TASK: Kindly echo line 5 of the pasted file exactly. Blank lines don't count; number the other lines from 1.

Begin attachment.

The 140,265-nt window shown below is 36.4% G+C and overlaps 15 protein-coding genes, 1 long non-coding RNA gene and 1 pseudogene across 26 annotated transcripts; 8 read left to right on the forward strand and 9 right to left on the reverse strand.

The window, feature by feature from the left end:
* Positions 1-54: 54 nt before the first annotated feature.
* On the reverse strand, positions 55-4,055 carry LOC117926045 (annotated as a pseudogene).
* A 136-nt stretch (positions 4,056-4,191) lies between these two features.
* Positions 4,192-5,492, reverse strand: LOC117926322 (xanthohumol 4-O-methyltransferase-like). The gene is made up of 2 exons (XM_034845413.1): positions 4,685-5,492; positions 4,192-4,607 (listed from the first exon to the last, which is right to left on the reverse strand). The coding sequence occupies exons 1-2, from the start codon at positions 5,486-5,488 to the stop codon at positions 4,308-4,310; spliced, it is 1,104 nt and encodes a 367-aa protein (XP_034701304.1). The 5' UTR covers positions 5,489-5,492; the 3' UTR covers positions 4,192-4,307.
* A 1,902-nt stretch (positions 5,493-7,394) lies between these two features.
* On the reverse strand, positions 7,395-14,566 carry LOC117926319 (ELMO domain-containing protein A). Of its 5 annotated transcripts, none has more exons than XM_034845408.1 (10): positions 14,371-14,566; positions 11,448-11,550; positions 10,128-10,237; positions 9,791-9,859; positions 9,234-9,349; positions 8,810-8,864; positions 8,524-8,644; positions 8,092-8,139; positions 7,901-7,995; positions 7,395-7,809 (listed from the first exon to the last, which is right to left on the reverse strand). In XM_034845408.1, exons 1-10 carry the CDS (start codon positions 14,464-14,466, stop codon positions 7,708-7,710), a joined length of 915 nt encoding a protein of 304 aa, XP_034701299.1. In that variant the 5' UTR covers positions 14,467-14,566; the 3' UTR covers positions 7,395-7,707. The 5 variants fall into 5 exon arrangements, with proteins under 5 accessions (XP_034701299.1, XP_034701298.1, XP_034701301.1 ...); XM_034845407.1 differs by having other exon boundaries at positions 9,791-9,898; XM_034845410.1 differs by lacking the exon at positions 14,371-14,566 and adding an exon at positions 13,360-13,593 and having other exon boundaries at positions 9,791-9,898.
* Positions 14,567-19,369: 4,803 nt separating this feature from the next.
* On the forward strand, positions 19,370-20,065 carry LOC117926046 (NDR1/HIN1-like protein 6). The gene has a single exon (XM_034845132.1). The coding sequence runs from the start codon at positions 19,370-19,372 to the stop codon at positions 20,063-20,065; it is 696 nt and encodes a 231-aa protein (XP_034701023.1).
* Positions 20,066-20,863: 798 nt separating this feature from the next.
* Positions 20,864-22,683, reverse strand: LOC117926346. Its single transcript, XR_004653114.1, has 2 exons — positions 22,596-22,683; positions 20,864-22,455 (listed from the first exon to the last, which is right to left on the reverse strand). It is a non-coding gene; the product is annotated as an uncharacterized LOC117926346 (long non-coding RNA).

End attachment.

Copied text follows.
* A 136-nt stretch (positions 4,056-4,191) lies between these two features.